WDW Chronicles: History of the Hoop-Dee-Doo Musical Revue

by Jim Korkis
Disney Historian

Feature Article

This article appeared in the May 3, 2016 Issue #867 of ALL EARS® (ISSN: 1533-0753)


Editor's Note: This story/information was accurate when it was published. Please be sure to confirm all current rates, information and other details before planning your trip.


Hoop Dee Doo Musical Revue"Whoop-de-doo", and its variant "hoop-de-doo", is a popular old-fashioned expression meaning frenzied activity or excitement. "What is all this whoop-de-doo going on in here?"


That expression became the cornerstone of one of Walt Disney World's most beloved nighttime entertainment experiences, the Hoop-Dee-Doo Musical Revue.

Described as "a hilarious, high-spirited hootenanny the whole family will enjoy, accompanied by a finger-lickin' countrified feast" on the official Disney site, the Hoop-Dee-Doo, opened June 14, 1974, and continues to be performed in Pioneer Hall at the Fort Wilderness Resort and Campground to this day.

When Disney's Polynesian Village Resort opened in October 1971, one of its distinctive differences was an audience favorite called the South Seas Luau (also sometimes called the Polynesian Luau, known since February 2003 as the Spirit of Aloha Dinner Show), with authentic entertainers from various Pacific islands presented on a small open air stage on the beach. By 1974, that show was so popular that it was selling out each night and turning guests away, despite adding capacity.

Fort Wilderness Resort and Campground also opened in 1971, on November 19, but the oil embargo of 1973-1974 caused attendance to drop drastically. There was, however, space to build a dinner theater.

The hall was originally planned as an extension of Crockett's Tavern, the lounge and restaurant next door that's filled with memorabilia related to the frontiersman Davy Crockett.

Built with 1,283 hand-fitted Western white pine logs from Montana and 70 tons of rare ebony stone for pillars from North Carolina, the two-story building now known as Pioneer Hall was modeled after a Northwest Territory Lodge from the late 1800s. When it officially opened April 1, 1974, it was called the Fort Wilderness Dining Hall. The area was intended to be used as a dining venue for breakfast and lunch. At night there would be animal lectures and demonstrations from animals brought over from nearby Discovery Island. Guests would also be able to play games and perhaps enjoy some musical talent like a washboard band. In addition, a huge screen would show some of the True-Life Adventures documentary films made by the Disney Studio in the 1950s and 1960s.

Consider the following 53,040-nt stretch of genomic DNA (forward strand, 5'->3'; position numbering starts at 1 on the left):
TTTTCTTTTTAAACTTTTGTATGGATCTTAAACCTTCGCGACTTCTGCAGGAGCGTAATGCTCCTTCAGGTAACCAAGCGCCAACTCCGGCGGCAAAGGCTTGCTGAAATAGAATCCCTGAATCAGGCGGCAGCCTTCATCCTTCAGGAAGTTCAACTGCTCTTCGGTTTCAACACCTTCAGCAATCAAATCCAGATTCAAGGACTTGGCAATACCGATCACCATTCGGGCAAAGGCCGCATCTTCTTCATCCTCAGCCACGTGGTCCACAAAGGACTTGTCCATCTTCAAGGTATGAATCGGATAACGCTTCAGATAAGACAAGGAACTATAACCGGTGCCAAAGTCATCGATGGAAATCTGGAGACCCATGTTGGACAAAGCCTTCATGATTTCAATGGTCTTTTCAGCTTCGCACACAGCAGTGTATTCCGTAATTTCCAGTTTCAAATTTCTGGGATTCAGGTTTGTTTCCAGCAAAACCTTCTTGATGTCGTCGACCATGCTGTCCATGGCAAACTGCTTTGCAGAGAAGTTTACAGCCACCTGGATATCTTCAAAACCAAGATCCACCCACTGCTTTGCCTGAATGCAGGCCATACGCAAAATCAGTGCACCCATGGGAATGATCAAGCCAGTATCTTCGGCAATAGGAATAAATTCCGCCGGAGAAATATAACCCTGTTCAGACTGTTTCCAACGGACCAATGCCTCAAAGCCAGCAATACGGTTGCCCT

A new show concept for the location was developed by Robert Jani, Ron Miziker, Tom Adair, Paul Suter and Larry Billman. It was a highly collaborative effort, including contributions from the performers as well. The first draft of the show was entitled "We're With You, Mother McCree!" and a later version was called "The Whoop-Dee-Doo," which inspired the final title. Billman was the director and Forrest Bahruth was the choreographer.

The premise of the show is that a stagecoach of performers on their way to another engagement (and an actual stagecoach used to be positioned outside of Pioneer Hall to support that storyline) had broken down. They had just come from "a record-breaking two-day booking at the Scrubrush Opera House in Tombstone" and are still all fired up. They come inside the dining hall to entertain while their stagecoach is being repaired and the guests enjoy an all-you-can-eat meal of fried chicken, ribs, strawberry shortcake and more between the corn-pone vaudeville acts.